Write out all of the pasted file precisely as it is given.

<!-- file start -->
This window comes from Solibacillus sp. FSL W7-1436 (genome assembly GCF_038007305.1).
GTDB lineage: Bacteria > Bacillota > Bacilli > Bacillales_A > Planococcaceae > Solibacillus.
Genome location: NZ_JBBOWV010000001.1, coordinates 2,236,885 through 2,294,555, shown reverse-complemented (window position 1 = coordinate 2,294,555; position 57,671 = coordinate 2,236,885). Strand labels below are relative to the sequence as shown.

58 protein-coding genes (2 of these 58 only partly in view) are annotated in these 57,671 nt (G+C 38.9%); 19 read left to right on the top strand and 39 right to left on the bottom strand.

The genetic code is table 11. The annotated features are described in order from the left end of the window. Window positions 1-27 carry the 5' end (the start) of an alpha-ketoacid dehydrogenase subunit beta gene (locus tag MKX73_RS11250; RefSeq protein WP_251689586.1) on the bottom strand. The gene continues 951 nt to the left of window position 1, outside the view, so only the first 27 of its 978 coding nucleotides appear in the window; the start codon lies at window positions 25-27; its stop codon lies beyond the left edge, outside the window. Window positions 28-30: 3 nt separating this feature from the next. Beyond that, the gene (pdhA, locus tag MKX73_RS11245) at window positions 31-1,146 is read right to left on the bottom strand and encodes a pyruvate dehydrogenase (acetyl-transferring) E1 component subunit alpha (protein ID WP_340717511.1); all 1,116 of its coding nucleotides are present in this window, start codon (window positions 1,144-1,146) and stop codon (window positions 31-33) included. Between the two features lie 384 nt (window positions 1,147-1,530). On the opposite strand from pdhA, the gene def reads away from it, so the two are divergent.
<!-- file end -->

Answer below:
This window comes from Solibacillus sp. FSL W7-1436 (genome assembly GCF_038007305.1).
GTDB lineage: Bacteria > Bacillota > Bacilli > Bacillales_A > Planococcaceae > Solibacillus.
Genome location: NZ_JBBOWV010000001.1, coordinates 2,236,885 through 2,294,555, shown reverse-complemented (window position 1 = coordinate 2,294,555; position 57,671 = coordinate 2,236,885). Strand labels below are relative to the sequence as shown.

58 protein-coding genes (2 of these 58 only partly in view) are annotated in these 57,671 nt (G+C 38.9%); 19 read left to right on the top strand and 39 right to left on the bottom strand.

The genetic code is table 11. The annotated features are described in order from the left end of the window. Window positions 1-27 carry the 5' end (the start) of an alpha-ketoacid dehydrogenase subunit beta gene (locus tag MKX73_RS11250; RefSeq protein WP_251689586.1) on the bottom strand. The gene continues 951 nt to the left of window position 1, outside the view, so only the first 27 of its 978 coding nucleotides appear in the window; the start codon lies at window positions 25-27; its stop codon lies beyond the left edge, outside the window. Window positions 28-30: 3 nt separating this feature from the next. Beyond that, the gene (pdhA, locus tag MKX73_RS11245) at window positions 31-1,146 is read right to left on the bottom strand and encodes a pyruvate dehydrogenase (acetyl-transferring) E1 component subunit alpha (protein ID WP_340717511.1); all 1,116 of its coding nucleotides are present in this window, start codon (window positions 1,144-1,146) and stop codon (window positions 31-33) included. Between the two features lie 384 nt (window positions 1,147-1,530). On the opposite strand from pdhA, the gene def reads away from it, so the two are divergent.